Knowledge of the Genetic Information Nondiscrimination act among individuals affected by Huntington disease

Authors


  • The authors have no conflicts of interest to report.

Corresponding author: E. Ray Dorsey, 600 North Wolfe Street, Meyer 6-181D, Baltimore, MD 21287, USA.

Tel.: +1-410-614-5991;

fax: +1-410-502-6737;

e-mail: ray.dorsey@jhmi.edu

Abstract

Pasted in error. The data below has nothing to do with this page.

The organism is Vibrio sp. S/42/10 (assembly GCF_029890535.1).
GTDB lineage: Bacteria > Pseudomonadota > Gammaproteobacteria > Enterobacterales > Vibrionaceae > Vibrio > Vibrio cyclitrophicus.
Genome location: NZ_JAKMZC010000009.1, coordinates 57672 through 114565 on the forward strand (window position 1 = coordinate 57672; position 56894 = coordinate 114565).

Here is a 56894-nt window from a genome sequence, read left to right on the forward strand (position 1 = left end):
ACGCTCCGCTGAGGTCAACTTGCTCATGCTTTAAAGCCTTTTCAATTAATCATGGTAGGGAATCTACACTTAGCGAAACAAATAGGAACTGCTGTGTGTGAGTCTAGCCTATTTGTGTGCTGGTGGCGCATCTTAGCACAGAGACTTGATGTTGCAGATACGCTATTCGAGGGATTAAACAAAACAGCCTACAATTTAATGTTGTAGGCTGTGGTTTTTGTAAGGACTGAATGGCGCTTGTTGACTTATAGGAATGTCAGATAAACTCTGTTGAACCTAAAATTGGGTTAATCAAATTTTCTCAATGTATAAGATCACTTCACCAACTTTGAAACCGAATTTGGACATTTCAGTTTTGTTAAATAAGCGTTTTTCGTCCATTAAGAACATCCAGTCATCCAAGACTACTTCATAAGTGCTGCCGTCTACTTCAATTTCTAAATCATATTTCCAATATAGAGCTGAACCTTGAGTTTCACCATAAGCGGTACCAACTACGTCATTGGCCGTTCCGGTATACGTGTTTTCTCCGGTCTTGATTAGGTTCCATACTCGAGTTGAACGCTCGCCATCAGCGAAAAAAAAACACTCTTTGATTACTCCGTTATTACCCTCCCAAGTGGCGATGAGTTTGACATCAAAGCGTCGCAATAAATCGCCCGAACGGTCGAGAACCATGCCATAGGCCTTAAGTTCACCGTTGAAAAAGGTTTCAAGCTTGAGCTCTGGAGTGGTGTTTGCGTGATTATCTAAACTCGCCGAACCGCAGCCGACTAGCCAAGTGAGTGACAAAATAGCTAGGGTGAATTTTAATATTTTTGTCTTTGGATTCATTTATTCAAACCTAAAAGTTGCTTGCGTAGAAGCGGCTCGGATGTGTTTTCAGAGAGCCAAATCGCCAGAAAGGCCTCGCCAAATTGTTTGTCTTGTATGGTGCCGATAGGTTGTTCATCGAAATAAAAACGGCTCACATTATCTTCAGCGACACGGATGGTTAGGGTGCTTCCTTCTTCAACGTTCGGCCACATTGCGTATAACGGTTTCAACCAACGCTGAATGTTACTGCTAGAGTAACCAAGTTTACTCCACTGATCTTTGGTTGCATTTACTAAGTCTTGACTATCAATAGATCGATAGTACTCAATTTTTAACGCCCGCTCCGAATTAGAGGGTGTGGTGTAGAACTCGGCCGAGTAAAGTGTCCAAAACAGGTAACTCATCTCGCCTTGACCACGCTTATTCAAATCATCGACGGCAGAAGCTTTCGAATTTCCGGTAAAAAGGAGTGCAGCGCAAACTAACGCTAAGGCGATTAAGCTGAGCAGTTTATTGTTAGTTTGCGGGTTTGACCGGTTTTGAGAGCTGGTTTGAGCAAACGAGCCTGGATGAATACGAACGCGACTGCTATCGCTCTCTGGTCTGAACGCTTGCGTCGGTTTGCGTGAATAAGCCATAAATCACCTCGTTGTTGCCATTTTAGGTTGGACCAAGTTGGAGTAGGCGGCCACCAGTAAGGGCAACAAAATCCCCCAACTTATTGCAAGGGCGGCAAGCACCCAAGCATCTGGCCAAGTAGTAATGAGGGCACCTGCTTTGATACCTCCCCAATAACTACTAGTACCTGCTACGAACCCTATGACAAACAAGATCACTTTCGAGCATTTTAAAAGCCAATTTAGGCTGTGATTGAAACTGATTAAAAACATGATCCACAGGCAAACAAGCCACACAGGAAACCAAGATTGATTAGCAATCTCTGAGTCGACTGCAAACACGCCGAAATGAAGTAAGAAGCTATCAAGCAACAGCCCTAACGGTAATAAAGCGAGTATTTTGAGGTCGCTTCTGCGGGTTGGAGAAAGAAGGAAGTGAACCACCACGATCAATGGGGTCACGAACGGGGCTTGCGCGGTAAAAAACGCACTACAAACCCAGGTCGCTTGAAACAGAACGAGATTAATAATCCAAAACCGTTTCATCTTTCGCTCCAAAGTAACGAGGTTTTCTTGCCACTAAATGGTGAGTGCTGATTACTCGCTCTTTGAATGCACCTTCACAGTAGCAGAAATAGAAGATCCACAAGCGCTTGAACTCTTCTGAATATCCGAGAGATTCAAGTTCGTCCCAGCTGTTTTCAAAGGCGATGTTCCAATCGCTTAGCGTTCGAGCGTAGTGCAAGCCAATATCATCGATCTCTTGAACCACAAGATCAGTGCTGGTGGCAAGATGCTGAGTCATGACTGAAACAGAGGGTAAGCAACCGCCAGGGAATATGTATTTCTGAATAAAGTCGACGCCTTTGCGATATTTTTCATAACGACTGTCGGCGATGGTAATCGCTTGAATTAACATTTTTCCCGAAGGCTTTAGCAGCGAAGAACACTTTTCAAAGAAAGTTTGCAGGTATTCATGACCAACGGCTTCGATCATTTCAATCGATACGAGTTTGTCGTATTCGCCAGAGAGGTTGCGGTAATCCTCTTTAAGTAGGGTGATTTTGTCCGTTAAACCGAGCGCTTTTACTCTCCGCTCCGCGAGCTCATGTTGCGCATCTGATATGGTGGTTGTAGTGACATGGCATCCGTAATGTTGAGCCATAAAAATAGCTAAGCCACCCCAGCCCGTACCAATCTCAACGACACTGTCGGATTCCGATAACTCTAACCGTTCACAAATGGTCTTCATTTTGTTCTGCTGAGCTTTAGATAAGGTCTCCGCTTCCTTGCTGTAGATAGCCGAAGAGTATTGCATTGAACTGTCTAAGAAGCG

The Genetic Information Nondiscrimination Act (GINA) of 2008 was the first US legislation to address genetic discrimination. We sought to assess understanding of GINA among individuals affected by the autosomal dominant condition, Huntington disease (HD). We conducted a cross-sectional survey of individuals with varying risk of HD to assess their familiarity with GINA. As a control, individuals were surveyed about their familiarity with the Health Insurance Portability and Accountability Act (HIPAA). Those who reported familiarity with GINA were asked about their knowledge of specific provisions of the legislation. The survey was offered to 776 participants and completed by 410 (response rate 53%). Respondents across all groups were less familiar with GINA (41% slightly, somewhat, or very familiar) than with HIPAA (65%; p < 0.0001). Of individuals with or at risk for HD who reported some familiarity with GINA, less than half correctly identified GINA's protections, and less than 15% correctly identified its limitations. Thus, among individuals affected by HD, familiarity with and knowledge of GINA are low. The effectiveness of the legislation may be limited by this lack of knowledge.

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